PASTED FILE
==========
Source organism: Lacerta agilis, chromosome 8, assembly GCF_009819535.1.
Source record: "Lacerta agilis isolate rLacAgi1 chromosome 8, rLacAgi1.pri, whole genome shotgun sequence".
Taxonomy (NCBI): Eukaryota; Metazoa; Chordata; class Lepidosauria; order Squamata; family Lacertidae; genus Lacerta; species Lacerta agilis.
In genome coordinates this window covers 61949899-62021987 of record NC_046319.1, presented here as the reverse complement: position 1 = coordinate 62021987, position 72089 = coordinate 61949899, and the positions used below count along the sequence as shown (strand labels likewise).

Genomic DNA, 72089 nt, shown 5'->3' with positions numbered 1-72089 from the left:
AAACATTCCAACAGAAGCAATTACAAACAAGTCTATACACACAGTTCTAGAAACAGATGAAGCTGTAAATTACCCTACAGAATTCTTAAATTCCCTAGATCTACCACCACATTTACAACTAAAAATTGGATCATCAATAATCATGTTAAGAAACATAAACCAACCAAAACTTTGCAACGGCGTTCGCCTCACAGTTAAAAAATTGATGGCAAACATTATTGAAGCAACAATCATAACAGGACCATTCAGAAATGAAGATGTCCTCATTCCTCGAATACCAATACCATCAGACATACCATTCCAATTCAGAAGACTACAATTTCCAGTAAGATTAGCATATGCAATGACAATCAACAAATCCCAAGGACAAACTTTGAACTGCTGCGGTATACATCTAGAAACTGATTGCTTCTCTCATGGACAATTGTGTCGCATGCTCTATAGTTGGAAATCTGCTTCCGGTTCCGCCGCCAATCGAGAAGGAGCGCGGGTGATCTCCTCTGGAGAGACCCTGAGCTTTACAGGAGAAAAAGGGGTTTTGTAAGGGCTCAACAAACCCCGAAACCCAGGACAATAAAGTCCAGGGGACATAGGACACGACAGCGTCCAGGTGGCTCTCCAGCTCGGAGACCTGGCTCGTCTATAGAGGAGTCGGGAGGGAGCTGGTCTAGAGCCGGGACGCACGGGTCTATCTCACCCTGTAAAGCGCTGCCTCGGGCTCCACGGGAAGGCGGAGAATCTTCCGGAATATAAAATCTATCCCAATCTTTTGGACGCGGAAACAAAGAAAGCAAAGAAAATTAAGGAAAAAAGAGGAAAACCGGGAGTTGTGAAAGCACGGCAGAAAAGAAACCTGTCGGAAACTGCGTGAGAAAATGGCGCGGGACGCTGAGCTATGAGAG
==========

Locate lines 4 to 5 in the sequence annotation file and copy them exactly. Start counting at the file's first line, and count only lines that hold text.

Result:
In genome coordinates this window covers 61949899-62021987 of record NC_046319.1, presented here as the reverse complement: position 1 = coordinate 62021987, position 72089 = coordinate 61949899, and the positions used below count along the sequence as shown (strand labels likewise).

Genomic DNA, 72089 nt, shown 5'->3' with positions numbered 1-72089 from the left: